Minimalism as a lifestyle is both challenging and rewarding. It depends on how you look at it, like everything in life. Two people cannot get the same conclusion from the same kind of lifestyle or experience. It’s the same with a minimalist lifestyle.
But what exactly is a minimalist lifestyle, you might ask? It is nothing more or less than minimalism itself. It involves elimination of the clutter in your life to make room for the things that matter; to enjoy moments in your life more than things.
I bet most of us know how to physically reduce the number of things we own. Yes, there are tips and tricks that can help you with this, but if you just reduce the number of things, without understanding the reason why you’re getting rid of them, then in a few months you will be back at square one. Just then, with new things, and maybe more credit card debt.
For minimalism to work, you need to understand its principles, and how they fit with your own values. Without knowing why you’re doing what you’re doing, lasting changes of simplifying won’t make sense. Practicing minimalism is less about physical removal of things, and more about embracing a lifestyle of less stuff and more joy.
Here are 5 tips to make it work;
Minimalism lifestyle is about so much more than just removal of stuff, in the same way, that a healthy lifestyle is about so much more than just diet and exercise. Of course, when you have less things, you’re closer to minimalism, but decluttering without fundamentally changing your mindset is the same as dieting without a purpose. It doesn’t last. Eventually, things will return, and you will gain weight back.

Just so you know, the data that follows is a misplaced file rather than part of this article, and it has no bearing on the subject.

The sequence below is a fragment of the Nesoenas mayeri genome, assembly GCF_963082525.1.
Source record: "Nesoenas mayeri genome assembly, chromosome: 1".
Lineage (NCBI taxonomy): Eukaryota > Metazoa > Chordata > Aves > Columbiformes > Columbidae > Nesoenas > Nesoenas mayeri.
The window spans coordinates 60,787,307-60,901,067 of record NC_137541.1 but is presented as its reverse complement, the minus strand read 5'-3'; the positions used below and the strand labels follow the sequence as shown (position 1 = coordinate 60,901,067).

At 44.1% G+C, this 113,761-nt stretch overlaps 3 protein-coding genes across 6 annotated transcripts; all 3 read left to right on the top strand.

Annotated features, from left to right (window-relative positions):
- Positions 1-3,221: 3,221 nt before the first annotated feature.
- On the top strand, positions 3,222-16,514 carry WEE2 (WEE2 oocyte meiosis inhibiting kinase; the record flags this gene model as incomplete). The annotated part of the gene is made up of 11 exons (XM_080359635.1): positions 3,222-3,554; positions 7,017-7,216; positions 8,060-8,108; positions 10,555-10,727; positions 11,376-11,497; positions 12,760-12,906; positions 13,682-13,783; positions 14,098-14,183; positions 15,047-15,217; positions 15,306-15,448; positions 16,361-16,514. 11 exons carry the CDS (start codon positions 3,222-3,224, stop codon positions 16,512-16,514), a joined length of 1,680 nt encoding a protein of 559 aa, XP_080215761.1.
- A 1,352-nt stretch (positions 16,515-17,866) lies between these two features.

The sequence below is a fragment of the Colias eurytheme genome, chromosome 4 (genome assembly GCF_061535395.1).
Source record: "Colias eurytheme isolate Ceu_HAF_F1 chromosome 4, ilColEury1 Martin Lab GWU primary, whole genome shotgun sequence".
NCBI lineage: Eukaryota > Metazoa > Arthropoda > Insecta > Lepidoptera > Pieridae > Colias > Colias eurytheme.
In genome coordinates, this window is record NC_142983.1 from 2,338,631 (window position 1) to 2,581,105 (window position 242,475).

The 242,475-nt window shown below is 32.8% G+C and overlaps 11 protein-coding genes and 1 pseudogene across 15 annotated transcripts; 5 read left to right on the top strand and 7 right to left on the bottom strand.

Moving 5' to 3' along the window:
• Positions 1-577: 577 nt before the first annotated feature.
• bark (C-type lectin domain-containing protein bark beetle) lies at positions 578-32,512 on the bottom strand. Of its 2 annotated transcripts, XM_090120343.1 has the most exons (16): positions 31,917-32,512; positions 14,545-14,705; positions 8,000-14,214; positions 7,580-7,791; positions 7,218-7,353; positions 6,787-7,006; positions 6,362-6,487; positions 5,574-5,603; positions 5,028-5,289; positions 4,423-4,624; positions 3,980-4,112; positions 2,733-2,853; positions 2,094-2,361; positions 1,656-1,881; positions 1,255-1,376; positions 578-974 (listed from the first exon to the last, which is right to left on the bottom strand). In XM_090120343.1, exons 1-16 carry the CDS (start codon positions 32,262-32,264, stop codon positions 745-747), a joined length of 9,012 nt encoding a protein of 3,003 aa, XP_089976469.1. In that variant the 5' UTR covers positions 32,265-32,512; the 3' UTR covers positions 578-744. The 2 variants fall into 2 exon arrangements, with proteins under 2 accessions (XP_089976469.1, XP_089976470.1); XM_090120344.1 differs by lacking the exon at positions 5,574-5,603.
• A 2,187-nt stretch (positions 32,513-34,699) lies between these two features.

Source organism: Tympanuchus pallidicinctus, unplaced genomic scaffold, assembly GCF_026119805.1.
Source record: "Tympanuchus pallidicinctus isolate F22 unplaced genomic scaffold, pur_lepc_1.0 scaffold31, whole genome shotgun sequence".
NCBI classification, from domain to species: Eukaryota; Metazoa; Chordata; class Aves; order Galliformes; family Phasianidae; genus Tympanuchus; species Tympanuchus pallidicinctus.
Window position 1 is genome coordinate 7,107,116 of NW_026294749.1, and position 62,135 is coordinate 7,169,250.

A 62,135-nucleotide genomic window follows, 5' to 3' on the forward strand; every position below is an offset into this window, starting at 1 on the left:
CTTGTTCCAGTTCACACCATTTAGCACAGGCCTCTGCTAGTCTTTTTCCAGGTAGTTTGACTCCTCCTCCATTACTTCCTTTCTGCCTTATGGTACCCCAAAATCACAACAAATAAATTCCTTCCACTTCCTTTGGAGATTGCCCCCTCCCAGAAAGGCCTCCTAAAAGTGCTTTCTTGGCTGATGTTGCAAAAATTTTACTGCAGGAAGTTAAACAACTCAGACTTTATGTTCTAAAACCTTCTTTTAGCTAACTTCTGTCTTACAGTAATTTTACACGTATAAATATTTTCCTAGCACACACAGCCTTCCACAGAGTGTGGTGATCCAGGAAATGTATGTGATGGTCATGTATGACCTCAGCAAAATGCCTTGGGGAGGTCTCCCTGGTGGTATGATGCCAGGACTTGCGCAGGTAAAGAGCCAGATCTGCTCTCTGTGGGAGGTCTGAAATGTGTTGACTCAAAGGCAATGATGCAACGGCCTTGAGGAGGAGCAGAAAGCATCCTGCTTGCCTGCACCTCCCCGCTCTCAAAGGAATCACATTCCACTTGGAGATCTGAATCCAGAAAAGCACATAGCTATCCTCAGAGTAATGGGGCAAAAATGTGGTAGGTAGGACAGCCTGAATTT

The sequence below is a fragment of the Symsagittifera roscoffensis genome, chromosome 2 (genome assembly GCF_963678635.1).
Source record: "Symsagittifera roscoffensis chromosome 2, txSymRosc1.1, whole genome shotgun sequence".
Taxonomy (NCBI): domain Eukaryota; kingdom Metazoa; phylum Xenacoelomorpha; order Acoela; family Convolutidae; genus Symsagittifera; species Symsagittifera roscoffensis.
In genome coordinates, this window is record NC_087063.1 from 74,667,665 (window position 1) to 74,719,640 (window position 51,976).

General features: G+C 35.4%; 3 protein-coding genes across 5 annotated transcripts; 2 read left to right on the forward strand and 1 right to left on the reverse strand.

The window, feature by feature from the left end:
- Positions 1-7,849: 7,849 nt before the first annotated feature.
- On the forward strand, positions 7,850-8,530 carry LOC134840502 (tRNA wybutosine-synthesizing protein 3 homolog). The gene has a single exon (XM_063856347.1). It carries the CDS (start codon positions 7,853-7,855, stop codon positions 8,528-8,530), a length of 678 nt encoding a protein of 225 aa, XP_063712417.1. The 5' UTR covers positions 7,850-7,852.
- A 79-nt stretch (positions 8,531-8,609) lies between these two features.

Change your mindset from ‘What I want’ to ‘Is this important?’ Simple living requires an understanding what is a genuine need, and what is just a want (a desire). For example: if you need a new T-shirt because you don’t have any at home, go and buy it, but if you have a few good T-shirts at home, and you want to buy a new one just because you like it, then this is nothing more than a want.
There is nothing wrong with owning 25 pairs of shoes, or 50 T-shirts. Those are just things – temporary things. You can enjoy and appreciate them, but you need to understand what you value.
Do you value spending time with family, or having a big closet is more important to you? Saying no to shopping can free time to spend with the family and help you reach financial independence sooner, so then maybe, you can reduce the number of hours you work to maintain your lifestyle and dedicate yourself to what matters more to you.
Spend some time alone and think about your values. Ask yourself what is important to you, what makes you happy, proud, loved? What gets you out of bed in the morning? Is it stuff, or something else?
When you know the difference, you will be ready to embrace a minimalist lifestyle with an open heart. Whatever your values are, focus on them daily and eliminate anything that may interfere with them.